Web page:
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Lessie Smithgall still going strong at 100
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One of Lessie Smithgall's favorite stories about her early newspaper days was when she was making telephone calls trying to get people to subscribe to the brand-new Gainesville Daily Times.

She asked one woman "out in the country" if she'd like to take the paper. "I've seen that little paper," the woman told Mrs. Smithgall, "but I don't think it's enough for me. I have to use the paper to start fires and wrap up things and ... "

She didn't finish, but Lessie surmised there were other uses she didn't want to mention.

Neither did she subscribe, but thousands did in the late 1940s as the daily paper Lessie and her husband founded grew in circulation and influence. "That little paper" over the years evolved into a media conglomerate of radio and television stations, cable TV and other newspapers that Lessie's husband, Charlie, acquired or started.

The Smithgalls and their partners sold The Times to Gannett Inc. in 1981. It is now a part of Morris Multimedia.

As Lessie Smithgall celebrates her 100th birthday April 1, she continues making an impact on the community as she and her late husband always have, sharing their blessings in many ways in many different fields with priorities in education, the arts, the environment and her church, First Baptist.

Reluctant for many years to attach their name to any of their gifts, the Smithgalls finally yielded to friends who persuaded them not to be so bashful. Thus, we have Smithgall Woods state park in White County, Smithgall Arts Complex in downtown Gainesville, Smithgall Woodland Garden in Gainesville as part of the Atlanta Botanical Gardens, among others.

She perhaps is most proud of the Woodland Garden, which covers more than 180 acres, including the Smithgall homestead, and will be a major treasure for Hall County. Much more of the Smithgalls' philanthropy continues to be anonymous.

Brenau University, where Lessie is a trustee emeritus, has benefitted from its tennis complex, which allowed the school's team to rise to national prominence.

Tennis has been an important part of her life. She played from age 12 to 89, and she and Charlie often played on courts in their backyard into the night. Charlie's nickname for Lessie was "Murve," and he would yell to her, "Serve, Murve."

She believes that constant exercise helped her reach her 100th birthday.

But those who know her also believe it is the active involvement in so many areas of life that has kept her young. For instance, there's the small group of "Caberellos," younger close friends who travel and party together. They spent last weekend in a mountain cabin.

Alma Bowen, former editor of The Times who is a member of the group, said of the many interesting and famous people Lessie has known, she names "Charlie" when asked who was the most interesting. The most significant event in her life, Lessie answers without hesitation, was marrying Charlie Smithgall.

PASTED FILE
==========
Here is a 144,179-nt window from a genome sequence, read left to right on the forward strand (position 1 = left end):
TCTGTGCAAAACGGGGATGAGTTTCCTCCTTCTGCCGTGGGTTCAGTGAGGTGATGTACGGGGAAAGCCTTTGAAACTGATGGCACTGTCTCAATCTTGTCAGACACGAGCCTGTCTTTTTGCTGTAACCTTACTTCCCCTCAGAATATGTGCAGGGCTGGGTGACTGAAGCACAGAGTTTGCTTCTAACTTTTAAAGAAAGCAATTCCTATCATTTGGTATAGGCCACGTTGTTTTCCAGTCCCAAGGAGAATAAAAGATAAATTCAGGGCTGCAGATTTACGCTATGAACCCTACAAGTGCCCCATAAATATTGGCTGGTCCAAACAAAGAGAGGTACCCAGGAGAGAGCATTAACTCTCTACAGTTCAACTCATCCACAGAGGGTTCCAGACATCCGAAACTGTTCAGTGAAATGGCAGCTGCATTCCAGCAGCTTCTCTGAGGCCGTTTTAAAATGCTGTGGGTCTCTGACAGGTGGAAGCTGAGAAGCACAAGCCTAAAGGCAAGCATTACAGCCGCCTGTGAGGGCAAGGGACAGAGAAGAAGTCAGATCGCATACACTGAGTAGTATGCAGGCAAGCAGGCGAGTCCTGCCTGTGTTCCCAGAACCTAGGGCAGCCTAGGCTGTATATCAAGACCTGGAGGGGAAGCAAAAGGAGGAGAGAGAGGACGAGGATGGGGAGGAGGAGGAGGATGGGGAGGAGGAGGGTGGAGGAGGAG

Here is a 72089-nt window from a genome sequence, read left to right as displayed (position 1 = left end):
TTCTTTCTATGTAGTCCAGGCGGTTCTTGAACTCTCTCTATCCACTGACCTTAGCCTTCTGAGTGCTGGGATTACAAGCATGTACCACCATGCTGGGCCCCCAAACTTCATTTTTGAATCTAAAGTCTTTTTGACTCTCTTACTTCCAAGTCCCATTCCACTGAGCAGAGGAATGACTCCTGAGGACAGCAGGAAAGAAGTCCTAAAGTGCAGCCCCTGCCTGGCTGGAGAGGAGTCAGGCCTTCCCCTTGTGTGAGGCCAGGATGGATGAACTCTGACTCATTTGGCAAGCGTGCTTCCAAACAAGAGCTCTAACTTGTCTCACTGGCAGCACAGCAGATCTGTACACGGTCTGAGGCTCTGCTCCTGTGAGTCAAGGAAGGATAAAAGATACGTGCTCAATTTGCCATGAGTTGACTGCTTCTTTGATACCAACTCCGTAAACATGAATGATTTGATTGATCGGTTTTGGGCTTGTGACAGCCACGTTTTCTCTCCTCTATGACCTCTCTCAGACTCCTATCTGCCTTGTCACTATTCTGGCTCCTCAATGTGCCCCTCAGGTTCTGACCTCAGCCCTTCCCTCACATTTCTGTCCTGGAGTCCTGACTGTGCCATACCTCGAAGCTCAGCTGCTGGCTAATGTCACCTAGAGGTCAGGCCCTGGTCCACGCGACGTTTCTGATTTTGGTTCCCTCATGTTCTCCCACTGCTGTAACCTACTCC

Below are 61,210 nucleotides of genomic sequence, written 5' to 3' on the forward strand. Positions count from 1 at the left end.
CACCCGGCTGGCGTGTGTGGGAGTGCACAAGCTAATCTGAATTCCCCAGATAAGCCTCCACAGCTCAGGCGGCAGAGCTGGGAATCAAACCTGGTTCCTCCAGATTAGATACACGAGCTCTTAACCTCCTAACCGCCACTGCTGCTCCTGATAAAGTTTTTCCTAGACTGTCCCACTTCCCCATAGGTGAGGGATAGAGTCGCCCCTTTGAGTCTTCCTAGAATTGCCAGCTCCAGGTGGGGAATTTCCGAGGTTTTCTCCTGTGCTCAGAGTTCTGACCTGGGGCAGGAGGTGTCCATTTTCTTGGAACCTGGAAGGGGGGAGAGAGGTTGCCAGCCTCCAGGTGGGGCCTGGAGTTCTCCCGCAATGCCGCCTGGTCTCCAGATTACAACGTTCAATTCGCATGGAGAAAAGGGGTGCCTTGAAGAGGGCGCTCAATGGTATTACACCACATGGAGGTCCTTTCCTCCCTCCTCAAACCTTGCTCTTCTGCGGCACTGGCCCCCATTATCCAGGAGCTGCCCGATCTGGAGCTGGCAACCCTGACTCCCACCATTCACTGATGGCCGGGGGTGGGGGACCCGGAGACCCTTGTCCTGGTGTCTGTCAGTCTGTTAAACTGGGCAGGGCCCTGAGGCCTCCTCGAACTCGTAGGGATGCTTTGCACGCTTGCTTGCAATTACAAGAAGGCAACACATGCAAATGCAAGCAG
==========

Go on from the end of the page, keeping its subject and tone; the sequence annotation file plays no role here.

She has rubbed elbows with a lot of luminaries, among them former President Jimmy Carter; broadcaster Walter Cronkite, whom she challenged to a tennis match; Bert Parks, who courted her; numerous governors, congressmen and Robert Shaw, longtime director of the Atlanta Symphony, who was a close friend.

Lessie loves travel. She mentions most often her five safaris to Africa and seeing the mountain gorillas with daughter Bay in Rwanda. Japan, China and trips down the Nile were other highlights of her wanderings.

A Wal-Mart shopper, Lessie looks for bargains wherever she can find them. Said Phil Hudgins, who helped her write her memoir or "story" as she calls it, "Lessie is a person of means, but she never flaunts her money. In fact, she is turned off by self-important people. She buys her cards at the dollar store, and she's always upset if one of her friends got a better deal on something than she did."

As she marks a century in this life, Lessie is as forward-looking as ever. Her vision and hearing are diminished, but she still watches television, news and old movies especially. Caregivers read to her, and she keeps up with local events as well as state, national and world. She educates herself on candidates for office and doesn't waste a vote.

Lessie especially looks forward to watching her six grandchildren grow and develop into successful and good citizens, as did her three sons and daughter.

As she's being interviewed, she asks, "Is anybody interested in all this stuff about me?"

"You've lived an interesting life," she is told.

"I've lived a lot of years; that's what makes me interesting," Lessie replies. "Mine was mostly in Charlie's shadow."

Wrong on both counts, Lessie. It's how you packed so many quality experiences in those 100 years. And you continue to cast a long shadow of yourself in the lives of so many people you have inspired, affected and supported.

Blessings back atcha.

Johnny Vardeman is retired editor of The Times and can be reached at 2183 Pinetree Circle N.E., Gainesville, GA 30501; phone, 770-532-2326. His column appears Sundays and on